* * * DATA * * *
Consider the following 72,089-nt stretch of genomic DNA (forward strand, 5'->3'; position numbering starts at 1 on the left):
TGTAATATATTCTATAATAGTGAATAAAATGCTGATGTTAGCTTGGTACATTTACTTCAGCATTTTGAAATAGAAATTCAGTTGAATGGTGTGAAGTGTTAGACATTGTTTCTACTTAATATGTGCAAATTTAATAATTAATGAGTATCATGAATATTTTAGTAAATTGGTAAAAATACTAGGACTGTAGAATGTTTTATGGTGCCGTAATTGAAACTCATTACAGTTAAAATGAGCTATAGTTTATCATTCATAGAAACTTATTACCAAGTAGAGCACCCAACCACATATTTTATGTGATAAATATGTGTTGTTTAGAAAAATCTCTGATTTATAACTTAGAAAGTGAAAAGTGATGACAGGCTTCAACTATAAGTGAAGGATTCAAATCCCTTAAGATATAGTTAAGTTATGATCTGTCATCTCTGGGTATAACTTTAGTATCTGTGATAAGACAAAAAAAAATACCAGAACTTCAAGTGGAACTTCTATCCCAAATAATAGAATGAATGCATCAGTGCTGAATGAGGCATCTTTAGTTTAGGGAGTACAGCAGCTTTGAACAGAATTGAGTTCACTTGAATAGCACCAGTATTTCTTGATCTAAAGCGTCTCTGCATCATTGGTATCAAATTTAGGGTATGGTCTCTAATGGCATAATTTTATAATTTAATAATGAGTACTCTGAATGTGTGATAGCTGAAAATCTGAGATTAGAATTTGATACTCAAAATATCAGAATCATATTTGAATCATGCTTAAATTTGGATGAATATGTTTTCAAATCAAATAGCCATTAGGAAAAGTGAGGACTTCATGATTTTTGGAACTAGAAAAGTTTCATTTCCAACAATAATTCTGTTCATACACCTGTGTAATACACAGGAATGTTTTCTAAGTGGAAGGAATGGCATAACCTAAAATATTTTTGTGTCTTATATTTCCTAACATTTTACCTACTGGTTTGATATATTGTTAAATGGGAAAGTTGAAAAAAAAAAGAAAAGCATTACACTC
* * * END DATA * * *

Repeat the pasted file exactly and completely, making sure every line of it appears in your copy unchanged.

Consider the following 72,089-nt stretch of genomic DNA (forward strand, 5'->3'; position numbering starts at 1 on the left):
TGTAATATATTCTATAATAGTGAATAAAATGCTGATGTTAGCTTGGTACATTTACTTCAGCATTTTGAAATAGAAATTCAGTTGAATGGTGTGAAGTGTTAGACATTGTTTCTACTTAATATGTGCAAATTTAATAATTAATGAGTATCATGAATATTTTAGTAAATTGGTAAAAATACTAGGACTGTAGAATGTTTTATGGTGCCGTAATTGAAACTCATTACAGTTAAAATGAGCTATAGTTTATCATTCATAGAAACTTATTACCAAGTAGAGCACCCAACCACATATTTTATGTGATAAATATGTGTTGTTTAGAAAAATCTCTGATTTATAACTTAGAAAGTGAAAAGTGATGACAGGCTTCAACTATAAGTGAAGGATTCAAATCCCTTAAGATATAGTTAAGTTATGATCTGTCATCTCTGGGTATAACTTTAGTATCTGTGATAAGACAAAAAAAAATACCAGAACTTCAAGTGGAACTTCTATCCCAAATAATAGAATGAATGCATCAGTGCTGAATGAGGCATCTTTAGTTTAGGGAGTACAGCAGCTTTGAACAGAATTGAGTTCACTTGAATAGCACCAGTATTTCTTGATCTAAAGCGTCTCTGCATCATTGGTATCAAATTTAGGGTATGGTCTCTAATGGCATAATTTTATAATTTAATAATGAGTACTCTGAATGTGTGATAGCTGAAAATCTGAGATTAGAATTTGATACTCAAAATATCAGAATCATATTTGAATCATGCTTAAATTTGGATGAATATGTTTTCAAATCAAATAGCCATTAGGAAAAGTGAGGACTTCATGATTTTTGGAACTAGAAAAGTTTCATTTCCAACAATAATTCTGTTCATACACCTGTGTAATACACAGGAATGTTTTCTAAGTGGAAGGAATGGCATAACCTAAAATATTTTTGTGTCTTATATTTCCTAACATTTTACCTACTGGTTTGATATATTGTTAAATGGGAAAGTTGAAAAAAAAAAGAAAAGCATTACACTC